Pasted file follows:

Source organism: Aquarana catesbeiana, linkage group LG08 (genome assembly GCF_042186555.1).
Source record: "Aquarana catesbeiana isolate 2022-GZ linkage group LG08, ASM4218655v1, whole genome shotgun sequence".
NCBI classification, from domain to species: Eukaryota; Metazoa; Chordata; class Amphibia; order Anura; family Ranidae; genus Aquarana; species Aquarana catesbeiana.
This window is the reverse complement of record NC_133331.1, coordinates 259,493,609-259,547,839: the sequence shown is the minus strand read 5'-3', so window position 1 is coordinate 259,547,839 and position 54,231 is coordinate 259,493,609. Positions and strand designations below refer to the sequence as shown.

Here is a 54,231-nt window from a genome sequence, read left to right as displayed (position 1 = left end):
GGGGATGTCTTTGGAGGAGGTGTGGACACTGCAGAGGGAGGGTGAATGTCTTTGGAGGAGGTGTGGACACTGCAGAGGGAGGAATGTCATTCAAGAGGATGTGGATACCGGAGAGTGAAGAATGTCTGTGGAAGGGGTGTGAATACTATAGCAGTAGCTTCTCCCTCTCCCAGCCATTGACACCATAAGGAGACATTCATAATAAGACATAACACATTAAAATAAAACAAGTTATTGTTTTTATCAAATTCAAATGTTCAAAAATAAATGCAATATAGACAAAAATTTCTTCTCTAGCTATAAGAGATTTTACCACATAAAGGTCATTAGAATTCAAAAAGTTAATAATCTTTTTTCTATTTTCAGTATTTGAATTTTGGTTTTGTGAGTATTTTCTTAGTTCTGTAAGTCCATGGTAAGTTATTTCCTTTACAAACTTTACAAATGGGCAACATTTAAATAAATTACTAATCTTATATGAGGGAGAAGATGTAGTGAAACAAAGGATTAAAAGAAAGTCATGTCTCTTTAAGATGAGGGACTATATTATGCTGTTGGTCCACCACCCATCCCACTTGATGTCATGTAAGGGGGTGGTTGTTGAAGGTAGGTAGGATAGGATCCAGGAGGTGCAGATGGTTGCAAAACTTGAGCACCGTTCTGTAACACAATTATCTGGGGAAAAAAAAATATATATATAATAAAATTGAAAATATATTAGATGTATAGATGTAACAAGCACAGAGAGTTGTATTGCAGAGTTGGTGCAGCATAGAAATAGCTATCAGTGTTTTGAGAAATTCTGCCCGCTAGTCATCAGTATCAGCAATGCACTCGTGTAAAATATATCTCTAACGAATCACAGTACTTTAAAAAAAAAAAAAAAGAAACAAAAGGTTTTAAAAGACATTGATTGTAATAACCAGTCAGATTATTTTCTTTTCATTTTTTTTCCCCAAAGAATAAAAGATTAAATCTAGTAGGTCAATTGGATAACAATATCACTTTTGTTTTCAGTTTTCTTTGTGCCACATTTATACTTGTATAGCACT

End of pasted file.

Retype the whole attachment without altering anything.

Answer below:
Source organism: Aquarana catesbeiana, linkage group LG08 (genome assembly GCF_042186555.1).
Source record: "Aquarana catesbeiana isolate 2022-GZ linkage group LG08, ASM4218655v1, whole genome shotgun sequence".
NCBI classification, from domain to species: Eukaryota; Metazoa; Chordata; class Amphibia; order Anura; family Ranidae; genus Aquarana; species Aquarana catesbeiana.
This window is the reverse complement of record NC_133331.1, coordinates 259,493,609-259,547,839: the sequence shown is the minus strand read 5'-3', so window position 1 is coordinate 259,547,839 and position 54,231 is coordinate 259,493,609. Positions and strand designations below refer to the sequence as shown.

Here is a 54,231-nt window from a genome sequence, read left to right as displayed (position 1 = left end):
GGGGATGTCTTTGGAGGAGGTGTGGACACTGCAGAGGGAGGGTGAATGTCTTTGGAGGAGGTGTGGACACTGCAGAGGGAGGAATGTCATTCAAGAGGATGTGGATACCGGAGAGTGAAGAATGTCTGTGGAAGGGGTGTGAATACTATAGCAGTAGCTTCTCCCTCTCCCAGCCATTGACACCATAAGGAGACATTCATAATAAGACATAACACATTAAAATAAAACAAGTTATTGTTTTTATCAAATTCAAATGTTCAAAAATAAATGCAATATAGACAAAAATTTCTTCTCTAGCTATAAGAGATTTTACCACATAAAGGTCATTAGAATTCAAAAAGTTAATAATCTTTTTTCTATTTTCAGTATTTGAATTTTGGTTTTGTGAGTATTTTCTTAGTTCTGTAAGTCCATGGTAAGTTATTTCCTTTACAAACTTTACAAATGGGCAACATTTAAATAAATTACTAATCTTATATGAGGGAGAAGATGTAGTGAAACAAAGGATTAAAAGAAAGTCATGTCTCTTTAAGATGAGGGACTATATTATGCTGTTGGTCCACCACCCATCCCACTTGATGTCATGTAAGGGGGTGGTTGTTGAAGGTAGGTAGGATAGGATCCAGGAGGTGCAGATGGTTGCAAAACTTGAGCACCGTTCTGTAACACAATTATCTGGGGAAAAAAAAATATATATATAATAAAATTGAAAATATATTAGATGTATAGATGTAACAAGCACAGAGAGTTGTATTGCAGAGTTGGTGCAGCATAGAAATAGCTATCAGTGTTTTGAGAAATTCTGCCCGCTAGTCATCAGTATCAGCAATGCACTCGTGTAAAATATATCTCTAACGAATCACAGTACTTTAAAAAAAAAAAAAAAGAAACAAAAGGTTTTAAAAGACATTGATTGTAATAACCAGTCAGATTATTTTCTTTTCATTTTTTTTCCCCAAAGAATAAAAGATTAAATCTAGTAGGTCAATTGGATAACAATATCACTTTTGTTTTCAGTTTTCTTTGTGCCACATTTATACTTGTATAGCACT